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If Twitter wants to be the global town square, it needs a few more people than its current 241 million users, Mike Isaac writes. Twitter reported earnings yesterday and while revenue per user is up, growth has slowed to a crawl. Twitterâ€™s stock price fell to $50 from $65 on Thursday, despite the fact that earnings actually beat analystsâ€™ expectations. Matt Lynley has a good overview of the earnings call and Quartz has all the earnings charts.
The problem is the service added 9 million users in the fourth quarter â€” up a mere 4% from the previous quarter. Only 1 million of those new users came in the US, where most of Twitter’sÂ ad revenue comes from â€”Â up a mere 4% from the previous quarter. S&P Capital analyst Scott Kessler told Bloomberg that the slow growth calls into question Twitterâ€™s future value to advertisers. On the earnings call, Twitter CEO Dick Costolo said the company as a growth plan, which mostly includes â€śmaking the site easier to useâ€ť, including adding richer media to the timeline and beefing up its messaging service.
Currently, Twitter doesnâ€™t have a lot of value for people without a ton of followers, says tech consultant Rakesh Agrawal.Â In a post explaining why he himself loves Twitter, he explained why most people donâ€™t: â€śThe primary reason people in media love Twitter and splash their Twitter handles everywhere they can is that they get so much value out of it â€¦ But their readers and viewers donâ€™t derive the same kind of valueâ€ť.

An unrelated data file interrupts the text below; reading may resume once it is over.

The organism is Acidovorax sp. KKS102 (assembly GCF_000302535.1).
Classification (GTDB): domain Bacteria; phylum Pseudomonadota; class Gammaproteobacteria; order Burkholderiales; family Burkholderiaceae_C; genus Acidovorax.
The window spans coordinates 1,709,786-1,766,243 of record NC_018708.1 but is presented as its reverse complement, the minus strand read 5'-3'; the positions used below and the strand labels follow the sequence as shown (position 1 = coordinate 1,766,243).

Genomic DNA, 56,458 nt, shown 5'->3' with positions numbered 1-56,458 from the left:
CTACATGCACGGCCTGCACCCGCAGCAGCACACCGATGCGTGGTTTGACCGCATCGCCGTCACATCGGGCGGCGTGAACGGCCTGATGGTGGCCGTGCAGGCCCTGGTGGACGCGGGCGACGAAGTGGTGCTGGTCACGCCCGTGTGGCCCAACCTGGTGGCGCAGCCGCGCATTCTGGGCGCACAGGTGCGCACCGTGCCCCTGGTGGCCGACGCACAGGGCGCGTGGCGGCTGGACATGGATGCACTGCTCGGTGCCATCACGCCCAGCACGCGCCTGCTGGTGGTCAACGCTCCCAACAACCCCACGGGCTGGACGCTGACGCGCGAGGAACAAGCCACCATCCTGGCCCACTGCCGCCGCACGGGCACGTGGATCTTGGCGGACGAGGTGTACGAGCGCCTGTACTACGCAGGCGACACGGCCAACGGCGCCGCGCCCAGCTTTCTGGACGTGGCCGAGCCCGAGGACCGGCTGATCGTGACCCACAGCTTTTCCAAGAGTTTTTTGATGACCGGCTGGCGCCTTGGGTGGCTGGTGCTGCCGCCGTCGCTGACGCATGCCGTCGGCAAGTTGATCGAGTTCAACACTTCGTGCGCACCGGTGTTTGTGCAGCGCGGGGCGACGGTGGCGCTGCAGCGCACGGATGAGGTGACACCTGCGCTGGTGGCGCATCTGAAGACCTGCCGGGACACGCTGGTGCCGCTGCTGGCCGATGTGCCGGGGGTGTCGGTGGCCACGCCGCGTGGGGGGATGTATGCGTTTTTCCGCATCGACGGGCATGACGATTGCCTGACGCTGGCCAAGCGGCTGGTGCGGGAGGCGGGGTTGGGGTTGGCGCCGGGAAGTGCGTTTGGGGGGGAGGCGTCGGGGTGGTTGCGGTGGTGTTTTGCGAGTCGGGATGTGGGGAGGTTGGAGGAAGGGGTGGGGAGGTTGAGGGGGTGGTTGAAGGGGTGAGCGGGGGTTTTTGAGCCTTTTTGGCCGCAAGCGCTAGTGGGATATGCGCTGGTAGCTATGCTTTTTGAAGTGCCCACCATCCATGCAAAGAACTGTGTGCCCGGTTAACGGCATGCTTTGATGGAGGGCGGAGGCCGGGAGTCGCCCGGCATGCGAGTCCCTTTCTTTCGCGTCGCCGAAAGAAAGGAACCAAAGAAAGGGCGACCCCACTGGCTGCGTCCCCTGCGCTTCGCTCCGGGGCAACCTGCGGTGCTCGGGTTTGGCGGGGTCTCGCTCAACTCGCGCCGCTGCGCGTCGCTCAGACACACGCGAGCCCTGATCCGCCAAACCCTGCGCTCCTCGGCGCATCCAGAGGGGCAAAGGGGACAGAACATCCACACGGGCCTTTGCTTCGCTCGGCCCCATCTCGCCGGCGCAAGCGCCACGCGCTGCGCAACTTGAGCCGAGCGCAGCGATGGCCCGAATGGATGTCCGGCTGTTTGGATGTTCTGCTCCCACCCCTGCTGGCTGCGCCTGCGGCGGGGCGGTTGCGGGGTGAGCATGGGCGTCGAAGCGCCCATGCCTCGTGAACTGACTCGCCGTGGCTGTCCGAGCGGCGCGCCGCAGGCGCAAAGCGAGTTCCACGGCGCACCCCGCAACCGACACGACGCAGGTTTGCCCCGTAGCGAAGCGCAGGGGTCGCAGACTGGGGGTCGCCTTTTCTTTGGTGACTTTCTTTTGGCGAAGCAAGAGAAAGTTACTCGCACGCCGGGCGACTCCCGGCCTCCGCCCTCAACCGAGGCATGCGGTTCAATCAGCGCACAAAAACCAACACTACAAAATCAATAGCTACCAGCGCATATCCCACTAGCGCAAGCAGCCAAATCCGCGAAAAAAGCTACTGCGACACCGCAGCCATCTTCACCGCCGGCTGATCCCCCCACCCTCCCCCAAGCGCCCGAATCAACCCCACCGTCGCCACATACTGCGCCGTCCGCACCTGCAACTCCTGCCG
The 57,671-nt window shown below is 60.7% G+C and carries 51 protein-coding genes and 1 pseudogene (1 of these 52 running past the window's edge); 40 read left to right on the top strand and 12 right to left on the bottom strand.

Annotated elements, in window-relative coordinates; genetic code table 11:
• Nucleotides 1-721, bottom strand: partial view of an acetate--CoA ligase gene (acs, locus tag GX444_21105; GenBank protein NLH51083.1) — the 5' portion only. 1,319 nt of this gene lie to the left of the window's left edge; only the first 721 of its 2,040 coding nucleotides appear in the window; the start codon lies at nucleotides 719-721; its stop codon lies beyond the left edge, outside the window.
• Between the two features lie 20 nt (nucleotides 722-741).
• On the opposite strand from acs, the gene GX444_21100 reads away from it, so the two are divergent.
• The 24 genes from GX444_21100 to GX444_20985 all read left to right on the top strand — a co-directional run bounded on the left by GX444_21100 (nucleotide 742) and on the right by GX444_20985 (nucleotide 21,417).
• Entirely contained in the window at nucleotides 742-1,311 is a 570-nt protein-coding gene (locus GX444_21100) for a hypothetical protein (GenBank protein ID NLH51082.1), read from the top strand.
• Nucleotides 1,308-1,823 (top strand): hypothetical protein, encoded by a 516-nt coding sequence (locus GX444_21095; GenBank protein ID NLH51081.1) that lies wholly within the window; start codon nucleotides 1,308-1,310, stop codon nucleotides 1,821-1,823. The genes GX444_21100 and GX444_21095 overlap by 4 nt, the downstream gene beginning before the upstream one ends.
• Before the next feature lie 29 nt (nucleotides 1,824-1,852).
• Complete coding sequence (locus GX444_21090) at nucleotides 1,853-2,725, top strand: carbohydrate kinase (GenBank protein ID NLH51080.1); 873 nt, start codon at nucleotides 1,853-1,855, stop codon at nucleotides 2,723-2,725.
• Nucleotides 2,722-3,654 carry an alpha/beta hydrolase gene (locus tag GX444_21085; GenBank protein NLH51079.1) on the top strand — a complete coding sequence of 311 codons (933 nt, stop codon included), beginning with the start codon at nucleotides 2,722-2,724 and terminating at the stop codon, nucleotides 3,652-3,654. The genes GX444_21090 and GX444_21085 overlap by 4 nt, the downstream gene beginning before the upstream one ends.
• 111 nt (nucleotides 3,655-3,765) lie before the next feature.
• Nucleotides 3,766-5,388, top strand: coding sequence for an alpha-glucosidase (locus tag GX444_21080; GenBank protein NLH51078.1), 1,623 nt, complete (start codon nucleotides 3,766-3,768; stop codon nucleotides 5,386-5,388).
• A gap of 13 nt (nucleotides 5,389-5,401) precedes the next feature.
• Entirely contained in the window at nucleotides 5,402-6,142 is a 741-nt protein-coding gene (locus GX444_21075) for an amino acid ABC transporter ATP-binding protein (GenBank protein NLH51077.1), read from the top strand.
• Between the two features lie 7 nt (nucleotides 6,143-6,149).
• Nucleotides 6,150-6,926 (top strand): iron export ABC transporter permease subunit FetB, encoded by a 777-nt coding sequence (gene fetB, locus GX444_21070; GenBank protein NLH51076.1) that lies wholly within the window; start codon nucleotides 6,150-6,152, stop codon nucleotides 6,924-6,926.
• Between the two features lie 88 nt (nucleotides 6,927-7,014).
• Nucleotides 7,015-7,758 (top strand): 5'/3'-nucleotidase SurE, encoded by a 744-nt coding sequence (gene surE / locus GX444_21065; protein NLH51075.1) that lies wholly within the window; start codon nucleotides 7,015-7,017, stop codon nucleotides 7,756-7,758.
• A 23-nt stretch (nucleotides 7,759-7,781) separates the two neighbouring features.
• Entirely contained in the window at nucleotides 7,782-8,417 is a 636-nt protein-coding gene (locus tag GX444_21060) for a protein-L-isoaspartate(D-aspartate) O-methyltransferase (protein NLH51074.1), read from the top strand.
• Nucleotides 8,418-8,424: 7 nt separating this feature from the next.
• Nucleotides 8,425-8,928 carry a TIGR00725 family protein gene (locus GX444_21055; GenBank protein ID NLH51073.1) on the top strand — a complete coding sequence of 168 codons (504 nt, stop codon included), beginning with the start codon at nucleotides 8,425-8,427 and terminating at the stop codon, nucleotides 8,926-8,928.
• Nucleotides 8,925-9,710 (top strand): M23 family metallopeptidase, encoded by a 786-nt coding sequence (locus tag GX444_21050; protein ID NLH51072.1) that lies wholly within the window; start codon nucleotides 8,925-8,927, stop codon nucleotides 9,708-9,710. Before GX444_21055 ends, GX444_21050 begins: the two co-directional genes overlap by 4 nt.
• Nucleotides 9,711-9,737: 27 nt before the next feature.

While Twitter is figuring out how to grow, Facebook had a great quarter. Last week, the company announced it had revenues of almost $2.6 billion in the fourth quarter, up 63% from the same time last year. For the first time, more than half of Facebookâ€™s revenue came from mobile. Vauhini Vara writes that Facebookâ€™s success is largely because it â€śnow has data that helps it prove to marketers that there is a specificâ€”and significantâ€”return on their investment in news-feed adsâ€ť â€” on desktop and mobile.
Despite Facebookâ€™s trouble keeping teens around, Carnegie Mellon researcher Bruno Ribeiro just released a new model showing Facebook has staying power (so, too, does the serviceâ€™s annoying emails about what your friends are up to).
Next, Facebook â€śis on the prowl for the next big smartphone app, whether it comes from inside the building or notâ€ť, says John Herrman. Late last year, he writes, the company spent $100 million on a little-known Israeli company, Onavo, which â€śhad developed the only service that could identify, with precision, how many people were using almost any iOS appâ€ť â€” a feature neither Google nor Apple has. — Shane Ferro
On to todayâ€™s links: